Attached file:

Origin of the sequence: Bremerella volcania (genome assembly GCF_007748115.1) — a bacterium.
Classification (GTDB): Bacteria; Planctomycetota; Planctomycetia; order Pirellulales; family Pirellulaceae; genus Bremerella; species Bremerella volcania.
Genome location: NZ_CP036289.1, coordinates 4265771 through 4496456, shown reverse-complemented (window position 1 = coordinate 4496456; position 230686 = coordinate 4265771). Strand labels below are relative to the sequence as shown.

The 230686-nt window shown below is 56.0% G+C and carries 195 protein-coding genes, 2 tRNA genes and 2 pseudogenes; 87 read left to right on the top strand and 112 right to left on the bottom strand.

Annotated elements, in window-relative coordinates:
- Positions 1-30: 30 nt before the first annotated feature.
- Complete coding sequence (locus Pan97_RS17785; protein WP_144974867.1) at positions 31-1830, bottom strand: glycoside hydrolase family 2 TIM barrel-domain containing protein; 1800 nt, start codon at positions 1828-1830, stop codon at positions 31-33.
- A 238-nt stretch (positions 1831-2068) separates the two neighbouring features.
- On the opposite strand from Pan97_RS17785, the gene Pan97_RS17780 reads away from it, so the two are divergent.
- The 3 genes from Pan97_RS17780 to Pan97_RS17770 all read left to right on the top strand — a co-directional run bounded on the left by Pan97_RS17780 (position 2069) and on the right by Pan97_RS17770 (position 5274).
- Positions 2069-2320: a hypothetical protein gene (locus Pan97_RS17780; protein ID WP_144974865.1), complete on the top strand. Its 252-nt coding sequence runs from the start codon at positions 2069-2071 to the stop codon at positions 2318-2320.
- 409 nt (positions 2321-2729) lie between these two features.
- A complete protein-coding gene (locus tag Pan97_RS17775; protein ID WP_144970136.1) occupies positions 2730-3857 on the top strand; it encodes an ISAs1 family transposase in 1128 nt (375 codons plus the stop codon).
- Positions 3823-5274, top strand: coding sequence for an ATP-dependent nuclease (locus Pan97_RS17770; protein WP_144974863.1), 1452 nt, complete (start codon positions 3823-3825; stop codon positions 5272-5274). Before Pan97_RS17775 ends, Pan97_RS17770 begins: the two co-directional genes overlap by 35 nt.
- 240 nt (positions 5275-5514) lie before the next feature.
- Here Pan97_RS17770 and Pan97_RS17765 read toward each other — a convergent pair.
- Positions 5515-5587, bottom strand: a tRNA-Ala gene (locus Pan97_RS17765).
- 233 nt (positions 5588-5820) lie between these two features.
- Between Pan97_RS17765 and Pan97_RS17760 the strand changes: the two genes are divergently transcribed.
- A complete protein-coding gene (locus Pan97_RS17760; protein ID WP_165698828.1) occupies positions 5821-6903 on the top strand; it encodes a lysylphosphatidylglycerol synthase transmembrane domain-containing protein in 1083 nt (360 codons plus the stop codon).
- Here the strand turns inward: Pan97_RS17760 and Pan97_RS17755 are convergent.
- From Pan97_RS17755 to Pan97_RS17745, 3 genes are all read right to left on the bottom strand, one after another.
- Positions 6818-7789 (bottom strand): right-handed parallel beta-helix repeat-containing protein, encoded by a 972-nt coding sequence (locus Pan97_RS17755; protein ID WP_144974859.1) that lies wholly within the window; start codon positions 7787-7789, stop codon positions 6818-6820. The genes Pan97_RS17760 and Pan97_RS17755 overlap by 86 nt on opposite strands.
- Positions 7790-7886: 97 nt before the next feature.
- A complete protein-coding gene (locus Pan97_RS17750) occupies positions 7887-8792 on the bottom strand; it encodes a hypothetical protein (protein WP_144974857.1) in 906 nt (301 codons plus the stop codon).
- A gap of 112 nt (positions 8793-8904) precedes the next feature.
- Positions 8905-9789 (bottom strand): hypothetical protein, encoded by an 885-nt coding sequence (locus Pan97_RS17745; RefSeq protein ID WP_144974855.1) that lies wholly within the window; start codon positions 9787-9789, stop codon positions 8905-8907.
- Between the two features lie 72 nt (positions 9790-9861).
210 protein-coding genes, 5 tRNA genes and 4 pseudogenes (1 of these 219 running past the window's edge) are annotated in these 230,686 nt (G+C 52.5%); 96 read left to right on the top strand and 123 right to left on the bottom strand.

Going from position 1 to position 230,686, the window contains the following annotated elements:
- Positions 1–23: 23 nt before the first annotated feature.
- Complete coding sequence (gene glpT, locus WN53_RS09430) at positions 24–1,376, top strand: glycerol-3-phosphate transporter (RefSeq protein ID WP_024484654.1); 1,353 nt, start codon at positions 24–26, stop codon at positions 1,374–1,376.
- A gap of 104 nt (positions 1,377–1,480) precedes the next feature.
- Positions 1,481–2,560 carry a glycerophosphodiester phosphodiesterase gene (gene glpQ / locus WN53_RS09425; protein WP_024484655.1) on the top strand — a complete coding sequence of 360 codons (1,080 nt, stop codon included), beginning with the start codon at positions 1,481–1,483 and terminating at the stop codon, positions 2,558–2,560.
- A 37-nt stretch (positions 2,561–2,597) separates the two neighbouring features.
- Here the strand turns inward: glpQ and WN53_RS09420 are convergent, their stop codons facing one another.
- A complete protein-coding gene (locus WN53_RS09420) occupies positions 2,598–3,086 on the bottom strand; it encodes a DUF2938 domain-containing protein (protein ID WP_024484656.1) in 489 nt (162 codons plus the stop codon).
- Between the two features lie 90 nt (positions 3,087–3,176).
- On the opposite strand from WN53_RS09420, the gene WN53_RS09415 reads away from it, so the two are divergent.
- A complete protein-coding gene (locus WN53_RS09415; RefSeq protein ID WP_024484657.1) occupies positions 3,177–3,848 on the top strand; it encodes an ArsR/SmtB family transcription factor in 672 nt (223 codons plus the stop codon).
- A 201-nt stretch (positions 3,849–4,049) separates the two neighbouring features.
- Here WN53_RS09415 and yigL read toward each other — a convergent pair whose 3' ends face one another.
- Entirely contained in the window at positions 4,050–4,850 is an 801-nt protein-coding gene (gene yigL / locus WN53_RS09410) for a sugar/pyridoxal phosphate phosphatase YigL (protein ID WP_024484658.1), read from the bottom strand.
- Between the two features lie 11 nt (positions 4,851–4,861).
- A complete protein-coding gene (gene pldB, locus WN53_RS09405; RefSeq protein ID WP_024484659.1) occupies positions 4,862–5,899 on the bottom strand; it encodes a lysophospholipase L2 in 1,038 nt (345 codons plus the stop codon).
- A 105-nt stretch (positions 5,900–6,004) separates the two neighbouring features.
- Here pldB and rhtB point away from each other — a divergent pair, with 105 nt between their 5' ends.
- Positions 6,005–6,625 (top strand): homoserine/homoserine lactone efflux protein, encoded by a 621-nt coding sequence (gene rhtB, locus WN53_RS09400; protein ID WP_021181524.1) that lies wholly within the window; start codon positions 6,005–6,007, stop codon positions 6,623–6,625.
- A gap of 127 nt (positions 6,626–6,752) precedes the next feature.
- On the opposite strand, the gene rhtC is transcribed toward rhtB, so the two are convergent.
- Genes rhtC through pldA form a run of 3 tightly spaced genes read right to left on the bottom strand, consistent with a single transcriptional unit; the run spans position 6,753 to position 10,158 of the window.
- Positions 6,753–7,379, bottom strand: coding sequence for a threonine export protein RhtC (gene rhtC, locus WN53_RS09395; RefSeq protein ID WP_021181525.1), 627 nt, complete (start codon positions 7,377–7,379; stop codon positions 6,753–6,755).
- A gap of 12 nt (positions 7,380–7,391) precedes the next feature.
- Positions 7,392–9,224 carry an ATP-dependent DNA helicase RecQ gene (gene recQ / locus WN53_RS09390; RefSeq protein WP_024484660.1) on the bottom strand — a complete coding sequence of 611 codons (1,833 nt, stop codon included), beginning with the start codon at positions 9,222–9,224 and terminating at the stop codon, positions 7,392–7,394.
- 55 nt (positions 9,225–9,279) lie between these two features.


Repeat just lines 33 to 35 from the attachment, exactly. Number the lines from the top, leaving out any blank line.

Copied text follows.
- A gap of 104 nt (positions 1,377–1,480) precedes the next feature.
- Positions 1,481–2,560 carry a glycerophosphodiester phosphodiesterase gene (gene glpQ / locus WN53_RS09425; protein WP_024484655.1) on the top strand — a complete coding sequence of 360 codons (1,080 nt, stop codon included), beginning with the start codon at positions 1,481–1,483 and terminating at the stop codon, positions 2,558–2,560.
- A 37-nt stretch (positions 2,561–2,597) separates the two neighbouring features.